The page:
Following the films, Lucas threatened retirement. When asked if he would produce any more Star Wars films, he responded “Why would I make any more when everybody yells at you all the time and says what a terrible person you are?”

The same year, he sold Lucasfilm to Disney for a reported $4 billion.


Though Lucas continues working on smaller films, his attention has turned primarily to philanthropic interests.

“As I start a new chapter in my life, it is gratifying that I have the opportunity to devote more time and resources to philanthropy.”

He revealed that half of his fortune will be given to charity as part of The Giving Pledge, an endeavour which calls on America’s wealthiest individuals to donate heavily to those in need.

Lucas also founded his own charity foundation: The George Lucas Educational Foundation. Under the name of Edutopia, the foundation promotes innovative approaches to education, and provides free materials for teachers to access via their website.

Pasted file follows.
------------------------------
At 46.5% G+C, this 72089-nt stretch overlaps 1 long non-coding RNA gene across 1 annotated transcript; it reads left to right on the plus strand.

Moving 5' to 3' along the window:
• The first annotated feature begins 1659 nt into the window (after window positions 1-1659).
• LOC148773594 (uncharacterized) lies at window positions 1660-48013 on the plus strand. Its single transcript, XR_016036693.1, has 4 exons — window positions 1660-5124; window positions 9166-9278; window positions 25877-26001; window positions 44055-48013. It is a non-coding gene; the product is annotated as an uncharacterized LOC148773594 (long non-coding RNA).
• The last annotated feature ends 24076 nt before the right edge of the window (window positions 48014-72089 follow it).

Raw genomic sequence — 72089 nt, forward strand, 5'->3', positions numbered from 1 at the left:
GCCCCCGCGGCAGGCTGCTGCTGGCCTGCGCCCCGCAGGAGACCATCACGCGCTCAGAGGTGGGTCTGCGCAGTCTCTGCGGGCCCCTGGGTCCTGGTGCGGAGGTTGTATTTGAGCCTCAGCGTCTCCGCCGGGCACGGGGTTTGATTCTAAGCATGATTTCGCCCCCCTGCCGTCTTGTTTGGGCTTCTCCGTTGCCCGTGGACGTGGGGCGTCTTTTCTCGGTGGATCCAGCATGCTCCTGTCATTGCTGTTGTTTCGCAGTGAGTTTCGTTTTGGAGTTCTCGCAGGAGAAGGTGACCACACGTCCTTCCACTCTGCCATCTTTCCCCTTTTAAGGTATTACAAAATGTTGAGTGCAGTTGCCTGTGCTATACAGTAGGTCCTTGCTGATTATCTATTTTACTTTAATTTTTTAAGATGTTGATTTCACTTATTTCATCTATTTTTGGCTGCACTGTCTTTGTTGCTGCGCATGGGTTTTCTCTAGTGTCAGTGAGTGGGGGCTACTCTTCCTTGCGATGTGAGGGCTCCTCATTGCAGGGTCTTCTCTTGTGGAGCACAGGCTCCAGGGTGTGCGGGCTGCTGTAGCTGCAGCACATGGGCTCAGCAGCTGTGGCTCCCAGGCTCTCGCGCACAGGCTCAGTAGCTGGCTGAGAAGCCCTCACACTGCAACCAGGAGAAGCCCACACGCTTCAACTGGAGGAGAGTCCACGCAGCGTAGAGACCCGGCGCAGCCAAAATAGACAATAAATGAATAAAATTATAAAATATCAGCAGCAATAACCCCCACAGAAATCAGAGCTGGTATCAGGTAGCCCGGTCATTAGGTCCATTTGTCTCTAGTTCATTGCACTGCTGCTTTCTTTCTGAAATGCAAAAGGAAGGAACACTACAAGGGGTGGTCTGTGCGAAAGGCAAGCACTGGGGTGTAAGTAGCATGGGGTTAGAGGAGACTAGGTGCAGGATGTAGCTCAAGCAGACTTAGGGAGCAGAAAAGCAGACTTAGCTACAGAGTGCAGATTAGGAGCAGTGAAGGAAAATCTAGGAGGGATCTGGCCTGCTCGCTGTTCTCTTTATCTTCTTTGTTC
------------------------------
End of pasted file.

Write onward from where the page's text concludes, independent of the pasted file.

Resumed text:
Work is also soon set to begin on the Lucas Museum of Narrative Art, a $300 million project that is expected to open in 2018. The museum will house Lucas’s collection of pop art, valued at $1 billion.

Passionate fans easily forget that behind the icon George Lucas exists a real person. Love or hate his style, he is simply a man trying to give the world what it has demanded since the release of A New Hope: more, more, more.
Much of the evolution that filmmaking has experienced over the last 50 years can be directly attributed to Lucas’s vision. So maybe it’s time we stop hating, and start thanking the man who has made our lives that much more entertaining.